One good bit of press about Yahoo that came a few days ago is that Yahoo is the King of Fantasy Football among the big 3 (Yahoo, ESPN, Sportsline). From personal experience, I can say that Yahoo Fantasy Sports is very easy to use, especially compared to its competitors. It is semi-social in nature and has few usability flaws compared to the other sites.
But what is Yahoo!? What are their strengths? How can they survive? Do they face imminent layoffs or are they a long-term contender? Will Yahoo become the "new AOL"? Before I proceed, let's look at some things that Yahoo is hurting from:
- Yahoo tried to buy Google in 2001, but always offered about half or less of what Google thought they were worth. Apparently they could have bought Google for $3b. Whoops!
- Yahoo bought GoTo.com/Overture for $1.6b in 2003. GoTo had been a favorite of webmasters since it was the first to provide a revenue stream for millions of webmasters. But somewhere along the line, someone at GoTo.com/Overture/Yahoo thought it would be a good idea to cut the umbilical chord with affiliates, basically creating a HUGE opportunity for Google. Now, most webmasters like me rely on Adsense as a revenue source. It's the hand that feeds us and one additional reason why we prefer Google to Yahoo.
- Yahoo could have bought Facebook for $2b in late 2006, but offered only $1b.
- Yahoo didn't buy YouTube. While Google bought YouTube for $1.65b and I'm not really sure if Yahoo was in the running, it seems reasonable that YouTube could perhaps be worth $2b or more to Yahoo. After all, Yahoo paid $5b for Broadcast.com back in 1999, buying it from Mark Cuban (making us all suffer from the apparent newsworthiness of the Mark Cuban blog).
Thus, Yahoo can be seen as being rather complacent. They've sat still while other like Google and Facebook have kept open minds and have adapted to the constantly changing environment.
Let's first look at what people do on Yahoo. From QuantCast, here is the popularity of Yahoo's subdomains (% who visit subdomain out of those who visit Yahoo in a given month):
- Yahoo mail (49%)
- Yahoo search (42%)
- Yahoo shopping (23%)
- Yahoo mail address book (16%)
- Yahoo maps (13%)
- Yahoo news (11%)
- My Yahoo (11%)
- Yahoo help (8%)
- Yahoo toolbar (7%)
- Yahoo music (7%)
- Yahoo local (7%)
- Yahoo sports (7%)
Yahoo gets a thumbs-us for Yahoo Mail, mainly since so many people continue to use it. They also get a number of people doing Yahoo Search (23% of Yahoo users and has a 22% share of US search market per comScore). So I think this meas that most Yahoo users prefer Google, right? Yahoo Shopping is surprisingly strong. Putting this data together, we can conjecture the following:
- Lots of people use Yahoo, but there is no single majority Yahoo product. Remember, Yahoo Mail is at 49% of Yahoo users.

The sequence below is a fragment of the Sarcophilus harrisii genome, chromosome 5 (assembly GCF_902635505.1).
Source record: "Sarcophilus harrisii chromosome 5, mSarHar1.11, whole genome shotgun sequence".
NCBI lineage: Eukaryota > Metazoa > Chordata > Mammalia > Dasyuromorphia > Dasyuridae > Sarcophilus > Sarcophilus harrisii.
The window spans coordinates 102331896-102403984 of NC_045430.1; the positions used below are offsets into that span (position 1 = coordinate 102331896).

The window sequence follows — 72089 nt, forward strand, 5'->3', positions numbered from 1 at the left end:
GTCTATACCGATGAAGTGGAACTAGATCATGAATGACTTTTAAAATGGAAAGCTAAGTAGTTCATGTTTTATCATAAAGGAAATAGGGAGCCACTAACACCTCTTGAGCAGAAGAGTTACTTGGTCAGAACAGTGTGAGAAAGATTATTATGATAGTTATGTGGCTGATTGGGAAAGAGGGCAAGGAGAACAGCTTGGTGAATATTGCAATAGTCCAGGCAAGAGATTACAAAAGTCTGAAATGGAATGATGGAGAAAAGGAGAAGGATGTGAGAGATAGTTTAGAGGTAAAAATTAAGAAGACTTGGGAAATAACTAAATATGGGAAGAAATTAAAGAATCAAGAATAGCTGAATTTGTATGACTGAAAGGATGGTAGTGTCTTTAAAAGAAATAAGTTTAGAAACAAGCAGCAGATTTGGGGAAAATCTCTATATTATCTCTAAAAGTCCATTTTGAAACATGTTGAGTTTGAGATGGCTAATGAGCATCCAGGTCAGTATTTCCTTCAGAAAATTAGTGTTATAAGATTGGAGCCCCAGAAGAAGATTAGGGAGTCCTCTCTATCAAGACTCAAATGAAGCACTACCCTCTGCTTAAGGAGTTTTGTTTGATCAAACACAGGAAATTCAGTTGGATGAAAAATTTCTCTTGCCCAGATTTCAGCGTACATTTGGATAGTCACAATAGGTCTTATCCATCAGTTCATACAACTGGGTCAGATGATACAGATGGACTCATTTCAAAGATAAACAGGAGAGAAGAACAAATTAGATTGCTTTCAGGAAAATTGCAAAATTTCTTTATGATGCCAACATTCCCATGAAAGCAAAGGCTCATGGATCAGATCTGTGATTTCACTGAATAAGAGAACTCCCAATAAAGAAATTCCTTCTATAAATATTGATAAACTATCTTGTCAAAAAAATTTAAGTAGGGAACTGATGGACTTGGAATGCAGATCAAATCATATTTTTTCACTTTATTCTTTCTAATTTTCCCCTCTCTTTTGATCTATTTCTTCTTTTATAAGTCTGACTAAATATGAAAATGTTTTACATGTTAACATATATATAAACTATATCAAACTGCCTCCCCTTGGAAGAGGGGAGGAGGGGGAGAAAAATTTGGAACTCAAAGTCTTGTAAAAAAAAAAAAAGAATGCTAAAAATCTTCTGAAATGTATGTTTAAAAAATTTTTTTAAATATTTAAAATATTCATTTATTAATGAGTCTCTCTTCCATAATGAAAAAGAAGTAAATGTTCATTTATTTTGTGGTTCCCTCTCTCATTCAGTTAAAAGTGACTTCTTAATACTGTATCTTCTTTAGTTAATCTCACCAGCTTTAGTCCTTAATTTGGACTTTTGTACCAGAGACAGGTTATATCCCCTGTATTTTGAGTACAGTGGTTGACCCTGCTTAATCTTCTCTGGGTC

- The sum of the percentages above is 201%, suggesting the average Yahoo user uses about 2.01 Yahoo products. Of course, we're missing the long-tail of Yahoo, so let's just say the average Yahoo user uses 2-3 Yahoo products. Some common ones might be mail-search-shopping, mail-search-sports, search-news-music.
- Yahoo is not very social, at least according to the QuantCast data.
Before I continue, In the spirit of Festivus, I must state an Airing of Grievances regarding Yahoo. When GoTo.com/Overture/Yahoo forfeited small affiliates (like me), they were basically handing over these millions of affiliates to Google. While the revenue for this is now perhaps about $2 billion per year, the impact is even greater because these webmasters control 95% of the buzz on the internet. As a webmaster, I loved GoTo.com. It was a place I could buy cheap traffic for one cent and then resell for much more by sending people back to GoTo.com. I liked GoTo.com a bit less when they became Overture.com and got a bit more stingy. However, I began to dislike them when they raised their minimum bid to 10 cents. I began to dislike them more when they disbanded their affiliate partnership with little people like me (99% of my revenue stream vanished). Then Yahoo bought Overture. I was a bit jaded by all of this, but Yahoo never let me down.
OK, now that that's over, it's time for Yahoo's Festivus Miracles (aka "How to fix Yahoo!?")
- Yahoo needs to create social networking features for its users, but needs to do so in such a way that it doesn't look like social networking. Otherwise, Yahoo users might be afraid of the change. After all, Yahoo hasn't changed much over the past 5 years - most changes have been rather superficial.
- I've heard rumors that Yahoo is working on making Yahoo Mail more social. This makes sense, but contacts are already connected via email (Yahoo Mail), so what kind of new content will people be able to share? The easiest might be something like a "share this button" perhaps on the Yahoo Toolbar.
- So many people use Yahoo that adopting OpenSocial might be a good idea. It can't hurt, right?
For others thoughts and a more eloquent answer, I refer you to the following two articles on Read/WriteWeb: